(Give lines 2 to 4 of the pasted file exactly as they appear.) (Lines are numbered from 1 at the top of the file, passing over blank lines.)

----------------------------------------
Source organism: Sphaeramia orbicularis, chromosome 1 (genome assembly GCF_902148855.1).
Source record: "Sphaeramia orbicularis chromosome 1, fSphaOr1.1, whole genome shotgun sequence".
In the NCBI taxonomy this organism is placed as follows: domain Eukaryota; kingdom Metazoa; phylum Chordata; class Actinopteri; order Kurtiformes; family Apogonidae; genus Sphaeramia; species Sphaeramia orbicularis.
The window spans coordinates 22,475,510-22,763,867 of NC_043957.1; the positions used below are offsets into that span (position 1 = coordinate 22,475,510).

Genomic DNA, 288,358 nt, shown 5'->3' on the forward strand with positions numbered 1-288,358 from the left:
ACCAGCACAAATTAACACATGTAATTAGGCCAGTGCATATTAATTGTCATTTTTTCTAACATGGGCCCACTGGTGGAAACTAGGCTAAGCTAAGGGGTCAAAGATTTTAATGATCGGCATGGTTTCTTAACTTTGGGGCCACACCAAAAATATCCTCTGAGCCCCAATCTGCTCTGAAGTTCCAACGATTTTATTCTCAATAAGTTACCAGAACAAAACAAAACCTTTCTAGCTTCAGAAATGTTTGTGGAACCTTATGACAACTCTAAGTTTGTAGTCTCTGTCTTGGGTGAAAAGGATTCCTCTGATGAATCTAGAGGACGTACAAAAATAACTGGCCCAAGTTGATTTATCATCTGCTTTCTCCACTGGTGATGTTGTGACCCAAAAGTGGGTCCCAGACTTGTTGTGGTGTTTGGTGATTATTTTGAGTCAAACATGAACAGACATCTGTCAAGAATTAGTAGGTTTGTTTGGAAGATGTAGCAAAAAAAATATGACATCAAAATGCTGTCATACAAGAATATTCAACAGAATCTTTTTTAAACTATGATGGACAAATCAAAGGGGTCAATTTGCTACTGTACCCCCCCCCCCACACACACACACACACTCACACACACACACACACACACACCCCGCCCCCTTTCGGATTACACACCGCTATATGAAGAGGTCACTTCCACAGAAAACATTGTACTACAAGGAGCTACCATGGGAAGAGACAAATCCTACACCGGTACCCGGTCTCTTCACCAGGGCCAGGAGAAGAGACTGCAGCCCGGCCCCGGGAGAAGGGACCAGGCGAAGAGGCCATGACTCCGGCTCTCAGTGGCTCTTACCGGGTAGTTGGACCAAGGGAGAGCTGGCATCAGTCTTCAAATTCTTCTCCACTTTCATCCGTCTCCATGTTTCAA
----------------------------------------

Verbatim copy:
Source record: "Sphaeramia orbicularis chromosome 1, fSphaOr1.1, whole genome shotgun sequence".
In the NCBI taxonomy this organism is placed as follows: domain Eukaryota; kingdom Metazoa; phylum Chordata; class Actinopteri; order Kurtiformes; family Apogonidae; genus Sphaeramia; species Sphaeramia orbicularis.
The window spans coordinates 22,475,510-22,763,867 of NC_043957.1; the positions used below are offsets into that span (position 1 = coordinate 22,475,510).